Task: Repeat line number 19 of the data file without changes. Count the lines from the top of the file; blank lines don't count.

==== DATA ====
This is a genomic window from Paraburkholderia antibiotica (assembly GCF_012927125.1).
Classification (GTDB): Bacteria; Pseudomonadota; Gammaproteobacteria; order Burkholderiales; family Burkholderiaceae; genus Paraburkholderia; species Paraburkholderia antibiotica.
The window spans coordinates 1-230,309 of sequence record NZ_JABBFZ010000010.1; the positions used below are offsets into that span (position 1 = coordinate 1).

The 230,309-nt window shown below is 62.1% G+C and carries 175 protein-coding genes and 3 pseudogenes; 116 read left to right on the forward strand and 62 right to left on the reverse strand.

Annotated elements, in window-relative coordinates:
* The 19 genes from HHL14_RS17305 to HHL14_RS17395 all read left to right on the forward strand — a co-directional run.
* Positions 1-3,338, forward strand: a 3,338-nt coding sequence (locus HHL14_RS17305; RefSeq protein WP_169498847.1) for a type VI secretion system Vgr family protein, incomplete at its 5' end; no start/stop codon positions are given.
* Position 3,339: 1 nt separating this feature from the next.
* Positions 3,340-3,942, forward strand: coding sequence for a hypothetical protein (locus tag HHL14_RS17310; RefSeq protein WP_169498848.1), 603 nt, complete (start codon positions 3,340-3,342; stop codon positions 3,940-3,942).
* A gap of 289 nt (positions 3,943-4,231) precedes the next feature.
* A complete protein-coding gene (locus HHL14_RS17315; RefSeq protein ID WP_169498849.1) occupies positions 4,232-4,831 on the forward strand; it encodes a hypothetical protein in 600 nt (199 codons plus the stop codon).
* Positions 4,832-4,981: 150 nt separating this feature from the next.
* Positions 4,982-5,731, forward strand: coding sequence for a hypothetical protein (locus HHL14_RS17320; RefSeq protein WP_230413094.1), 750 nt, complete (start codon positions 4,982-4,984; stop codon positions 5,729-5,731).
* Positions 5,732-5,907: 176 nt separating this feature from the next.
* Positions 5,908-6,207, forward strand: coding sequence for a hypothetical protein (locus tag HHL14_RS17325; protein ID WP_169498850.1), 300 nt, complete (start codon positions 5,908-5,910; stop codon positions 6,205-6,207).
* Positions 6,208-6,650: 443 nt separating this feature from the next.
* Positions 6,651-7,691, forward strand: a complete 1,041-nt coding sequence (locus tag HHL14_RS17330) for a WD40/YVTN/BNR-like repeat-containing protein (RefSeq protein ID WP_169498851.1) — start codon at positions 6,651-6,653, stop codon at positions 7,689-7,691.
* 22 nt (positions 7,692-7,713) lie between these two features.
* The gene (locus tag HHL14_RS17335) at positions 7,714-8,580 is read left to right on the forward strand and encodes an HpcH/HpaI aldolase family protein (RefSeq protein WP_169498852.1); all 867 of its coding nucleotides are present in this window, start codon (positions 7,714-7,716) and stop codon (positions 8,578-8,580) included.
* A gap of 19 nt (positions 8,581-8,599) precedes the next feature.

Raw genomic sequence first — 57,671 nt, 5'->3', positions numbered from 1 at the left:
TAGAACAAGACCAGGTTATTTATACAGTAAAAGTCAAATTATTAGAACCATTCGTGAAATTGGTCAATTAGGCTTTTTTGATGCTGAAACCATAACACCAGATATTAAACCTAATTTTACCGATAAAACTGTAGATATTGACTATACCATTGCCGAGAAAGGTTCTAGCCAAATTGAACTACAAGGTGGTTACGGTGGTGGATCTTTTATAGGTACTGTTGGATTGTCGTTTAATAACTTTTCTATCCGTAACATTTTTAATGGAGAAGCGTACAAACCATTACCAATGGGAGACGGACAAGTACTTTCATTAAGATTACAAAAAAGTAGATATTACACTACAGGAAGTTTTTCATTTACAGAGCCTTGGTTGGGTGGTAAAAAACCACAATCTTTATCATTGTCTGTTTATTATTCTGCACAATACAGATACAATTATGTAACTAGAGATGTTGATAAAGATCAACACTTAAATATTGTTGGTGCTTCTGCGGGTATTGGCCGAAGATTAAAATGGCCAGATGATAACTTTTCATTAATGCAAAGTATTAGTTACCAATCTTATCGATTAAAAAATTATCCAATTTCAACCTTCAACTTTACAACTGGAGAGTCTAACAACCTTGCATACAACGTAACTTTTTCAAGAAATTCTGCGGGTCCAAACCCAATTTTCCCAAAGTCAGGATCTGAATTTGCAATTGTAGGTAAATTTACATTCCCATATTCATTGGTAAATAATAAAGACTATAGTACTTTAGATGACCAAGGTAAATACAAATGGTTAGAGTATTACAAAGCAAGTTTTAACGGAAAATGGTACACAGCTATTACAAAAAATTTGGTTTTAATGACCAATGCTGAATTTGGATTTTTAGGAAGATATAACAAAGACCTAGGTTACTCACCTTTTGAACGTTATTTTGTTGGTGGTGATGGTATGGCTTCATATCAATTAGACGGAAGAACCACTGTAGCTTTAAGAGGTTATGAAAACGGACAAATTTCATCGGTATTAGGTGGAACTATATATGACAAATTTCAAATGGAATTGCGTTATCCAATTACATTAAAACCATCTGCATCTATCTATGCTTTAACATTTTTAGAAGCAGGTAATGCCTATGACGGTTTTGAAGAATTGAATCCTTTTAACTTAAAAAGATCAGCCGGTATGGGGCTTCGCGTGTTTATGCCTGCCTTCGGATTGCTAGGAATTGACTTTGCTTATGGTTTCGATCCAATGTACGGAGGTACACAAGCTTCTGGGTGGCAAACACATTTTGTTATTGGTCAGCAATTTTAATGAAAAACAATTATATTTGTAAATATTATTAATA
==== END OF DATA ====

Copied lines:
* The gene (locus tag HHL14_RS17335) at positions 7,714-8,580 is read left to right on the forward strand and encodes an HpcH/HpaI aldolase family protein (RefSeq protein WP_169498852.1); all 867 of its coding nucleotides are present in this window, start codon (positions 7,714-7,716) and stop codon (positions 8,578-8,580) included.